There are three Mexican gray wolf brothers living at the Seneca Park Zoo: Chico, Diego and Durango. They were born in April 2007 at the California Wolf Center in Julian, California and came to the Zoo in May of 2011. Mexican wolves can weigh between 50 and 85 lbs, a little more than half the size of its Northern cousin, the North American gray wolf.
Status in the Wild
How do you tell our three brothers apart?
The thinnest and lightest-colored of the group.
He has the darkest coloring, is the most dominant of the group (but not fierce) and displays the most confidence.
He is the bulkiest and definitely the most curious.
Mexican wolves are the most endangered of the subspecies. They once numbered in the thousands throughout southeastern Arizona, southern New Mexico, western Texas and Northern Mexico. Due to the intensity of human settlement in the 1900s, wolves came into conflict with livestock operations and other human activities. Today, there are now less than 50 of these animals in the wild. Populations are slowly being built up through captive breeding and reintroduction planning.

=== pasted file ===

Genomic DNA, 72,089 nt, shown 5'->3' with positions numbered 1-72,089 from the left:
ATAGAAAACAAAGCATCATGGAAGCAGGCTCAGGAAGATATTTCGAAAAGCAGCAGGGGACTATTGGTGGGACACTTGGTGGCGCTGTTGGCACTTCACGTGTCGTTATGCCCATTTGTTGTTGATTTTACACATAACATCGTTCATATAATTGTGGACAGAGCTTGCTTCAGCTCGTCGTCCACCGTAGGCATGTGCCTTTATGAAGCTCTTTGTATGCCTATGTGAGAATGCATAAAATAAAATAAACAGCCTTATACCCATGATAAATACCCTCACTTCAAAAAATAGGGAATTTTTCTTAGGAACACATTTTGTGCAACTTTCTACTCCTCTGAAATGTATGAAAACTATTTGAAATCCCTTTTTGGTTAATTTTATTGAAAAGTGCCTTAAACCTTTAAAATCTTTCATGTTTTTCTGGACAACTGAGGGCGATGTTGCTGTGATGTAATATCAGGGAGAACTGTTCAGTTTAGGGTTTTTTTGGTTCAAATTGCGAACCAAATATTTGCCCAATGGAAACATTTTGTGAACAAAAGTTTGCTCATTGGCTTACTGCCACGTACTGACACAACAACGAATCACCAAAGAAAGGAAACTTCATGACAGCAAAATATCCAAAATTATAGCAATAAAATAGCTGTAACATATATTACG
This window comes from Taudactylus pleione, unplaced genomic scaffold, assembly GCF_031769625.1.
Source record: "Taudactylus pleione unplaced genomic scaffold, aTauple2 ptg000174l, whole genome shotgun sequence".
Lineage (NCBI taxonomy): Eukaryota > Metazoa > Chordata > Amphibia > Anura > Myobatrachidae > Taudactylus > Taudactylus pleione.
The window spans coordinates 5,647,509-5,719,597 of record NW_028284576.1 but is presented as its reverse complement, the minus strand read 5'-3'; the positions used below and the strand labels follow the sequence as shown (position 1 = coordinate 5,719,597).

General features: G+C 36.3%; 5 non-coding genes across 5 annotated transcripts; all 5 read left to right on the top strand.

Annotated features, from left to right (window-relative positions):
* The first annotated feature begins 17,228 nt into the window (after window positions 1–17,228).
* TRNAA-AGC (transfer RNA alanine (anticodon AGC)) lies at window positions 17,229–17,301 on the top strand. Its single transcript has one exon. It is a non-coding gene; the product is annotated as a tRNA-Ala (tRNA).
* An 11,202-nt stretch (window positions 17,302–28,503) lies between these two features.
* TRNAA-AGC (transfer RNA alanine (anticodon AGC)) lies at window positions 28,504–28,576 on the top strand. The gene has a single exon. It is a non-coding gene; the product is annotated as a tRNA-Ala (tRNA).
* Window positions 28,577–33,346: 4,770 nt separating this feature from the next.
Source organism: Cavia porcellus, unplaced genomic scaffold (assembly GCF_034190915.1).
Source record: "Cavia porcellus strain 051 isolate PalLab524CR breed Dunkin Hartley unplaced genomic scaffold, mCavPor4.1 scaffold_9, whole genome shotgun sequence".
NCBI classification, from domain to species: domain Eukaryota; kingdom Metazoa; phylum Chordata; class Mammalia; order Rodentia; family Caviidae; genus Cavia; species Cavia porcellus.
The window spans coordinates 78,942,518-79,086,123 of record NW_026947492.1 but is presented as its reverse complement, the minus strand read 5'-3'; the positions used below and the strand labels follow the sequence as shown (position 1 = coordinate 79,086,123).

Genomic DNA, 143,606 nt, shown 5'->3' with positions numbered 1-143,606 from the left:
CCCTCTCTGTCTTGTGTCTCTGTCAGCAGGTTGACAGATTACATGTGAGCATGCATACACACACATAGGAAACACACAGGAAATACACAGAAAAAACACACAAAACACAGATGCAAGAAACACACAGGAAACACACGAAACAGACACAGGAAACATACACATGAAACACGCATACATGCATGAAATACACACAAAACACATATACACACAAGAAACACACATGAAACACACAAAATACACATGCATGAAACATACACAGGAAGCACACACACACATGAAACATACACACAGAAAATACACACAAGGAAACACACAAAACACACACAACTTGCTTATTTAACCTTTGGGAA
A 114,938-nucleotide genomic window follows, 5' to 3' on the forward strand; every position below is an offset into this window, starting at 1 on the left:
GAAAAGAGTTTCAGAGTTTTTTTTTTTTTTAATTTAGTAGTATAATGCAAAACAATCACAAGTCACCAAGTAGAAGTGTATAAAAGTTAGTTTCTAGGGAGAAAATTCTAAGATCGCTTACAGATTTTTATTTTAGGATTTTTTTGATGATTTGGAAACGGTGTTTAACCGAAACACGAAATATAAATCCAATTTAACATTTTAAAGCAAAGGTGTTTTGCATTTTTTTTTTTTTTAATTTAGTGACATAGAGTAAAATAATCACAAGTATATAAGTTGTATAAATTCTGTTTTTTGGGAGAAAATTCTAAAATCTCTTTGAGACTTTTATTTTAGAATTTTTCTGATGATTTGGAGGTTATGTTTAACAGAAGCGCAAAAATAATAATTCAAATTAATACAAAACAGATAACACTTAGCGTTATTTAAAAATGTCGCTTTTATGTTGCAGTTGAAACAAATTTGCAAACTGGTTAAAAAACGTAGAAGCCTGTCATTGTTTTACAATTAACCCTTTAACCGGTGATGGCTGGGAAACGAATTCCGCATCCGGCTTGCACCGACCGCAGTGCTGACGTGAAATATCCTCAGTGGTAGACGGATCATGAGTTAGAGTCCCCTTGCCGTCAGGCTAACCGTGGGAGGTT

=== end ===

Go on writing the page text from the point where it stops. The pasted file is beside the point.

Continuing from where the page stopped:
Mexican wolves eat elk, deer and small mammals.
Mexican wolves live in the mountain forests and grasslands in remote areas of Arizona and New Mexico.